Any person or business that is paying for a service will want to check the service is to a sufficient standard. It’s unlikely a judge in a tribunal concluding that this amounts to control, and I am of the firm belief that HMRC’s guidance goes too far in this respect. The case may be different if the engager is checking how the worker is undertaking the services, but not if it is only to ensure the services meet the standard being paid for.
HMRC also states on many occasions within the guidance that control incudes the power to move a person from job. This will be a nightmare for building contractors, as skilled sub-contractors are often moved from site to site to provide their services. Just moving a person to another job or site is merely controlling what work they do rather than the manner in which they actually do it.
Procedures or instructions
In its guidance HMRC confirms that if there are procedures, method and instructions in place it is likely the SDC test will be met. It is important to note that health and safety procedures do not count as control, because they apply to all workers (employed or self-employed). Thus if health and safety is the only reason why such documents and procedures are in place it will not cause a problem (although may still be disputed by HMRC).
In contradiction to the above the HMRC guidance goes on to state that if the manner in which the work is governed by regulations or some other industry framework and standards there will be SDC, such as health care or teaching. This begs the question that if these are industry regulations they will also be applicable to all workers (employed and self-employed) and should therefore be no different to how HMRC treat health and safety regulations. The examples in the HMRC guidance are largely public sector industries which seem to be a focus of HMRC at the moment (as per the consultation on IR35).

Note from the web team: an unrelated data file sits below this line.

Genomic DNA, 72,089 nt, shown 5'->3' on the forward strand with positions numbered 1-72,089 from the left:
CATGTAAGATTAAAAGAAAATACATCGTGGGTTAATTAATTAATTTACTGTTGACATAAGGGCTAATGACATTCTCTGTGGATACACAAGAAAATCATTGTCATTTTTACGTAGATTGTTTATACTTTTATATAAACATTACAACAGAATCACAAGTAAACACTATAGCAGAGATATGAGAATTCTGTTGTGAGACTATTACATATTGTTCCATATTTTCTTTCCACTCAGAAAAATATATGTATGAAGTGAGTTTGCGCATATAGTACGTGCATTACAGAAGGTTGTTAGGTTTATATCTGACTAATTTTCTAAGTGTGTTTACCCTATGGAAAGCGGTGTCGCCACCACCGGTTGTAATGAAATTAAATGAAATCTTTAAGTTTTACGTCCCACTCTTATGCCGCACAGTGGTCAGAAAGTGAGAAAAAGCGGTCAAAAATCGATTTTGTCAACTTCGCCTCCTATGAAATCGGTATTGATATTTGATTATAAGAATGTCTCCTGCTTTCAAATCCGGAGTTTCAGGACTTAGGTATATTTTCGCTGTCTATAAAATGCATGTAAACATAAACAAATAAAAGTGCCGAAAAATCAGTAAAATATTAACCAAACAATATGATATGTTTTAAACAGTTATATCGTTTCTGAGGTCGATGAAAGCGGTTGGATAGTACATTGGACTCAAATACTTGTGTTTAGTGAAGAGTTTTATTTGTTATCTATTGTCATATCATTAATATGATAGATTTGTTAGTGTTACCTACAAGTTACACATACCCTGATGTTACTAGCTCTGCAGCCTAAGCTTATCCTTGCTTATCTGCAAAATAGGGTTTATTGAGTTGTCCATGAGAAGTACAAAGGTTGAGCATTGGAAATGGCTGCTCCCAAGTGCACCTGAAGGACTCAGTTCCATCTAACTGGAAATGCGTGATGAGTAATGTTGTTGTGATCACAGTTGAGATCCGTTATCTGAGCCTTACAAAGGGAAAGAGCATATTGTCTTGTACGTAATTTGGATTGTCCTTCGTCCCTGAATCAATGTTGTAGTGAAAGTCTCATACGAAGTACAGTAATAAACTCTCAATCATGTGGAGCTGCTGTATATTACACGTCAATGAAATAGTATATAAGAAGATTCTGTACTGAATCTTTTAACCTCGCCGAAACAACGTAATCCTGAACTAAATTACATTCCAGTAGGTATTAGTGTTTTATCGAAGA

Other factors to consider
HMRC has indicated it will look at factors beyond the manner in which the services are provided. The guidance sets out the example of a lecturer that is not subject to SDC because the worker decides what services he will provide, when and how. This is all well and good but having control over how the person works would have been sufficient on its own, control over what and when are not relevant. My concern is that HMRC will use this example to say you must be able to demonstrate a lack of SDC over what work is provided, when it is provided, where and how, rather than just ‘what’.
Construction industry beware!
A major concern with the HMRC guidance is an example they provide of a house builder, in which the subbie is subject to site rules, is told what jobs need doing that day, and is shown plans and specifications. According to the new HMRC guidance this is sufficient for there to be SDC, in which case the construction industry has a huge problem.
This perfectly highlights that HMRC guidance is not legislation; it is only guidance and should be challenged.
My thanks to Kye Burchmore and those nice people at Accountingweb for much of the content of today’s Blog
If you would like more detailed information on some aspect of UK Tax, send me an e-mail and I’ll be pleased to advise further.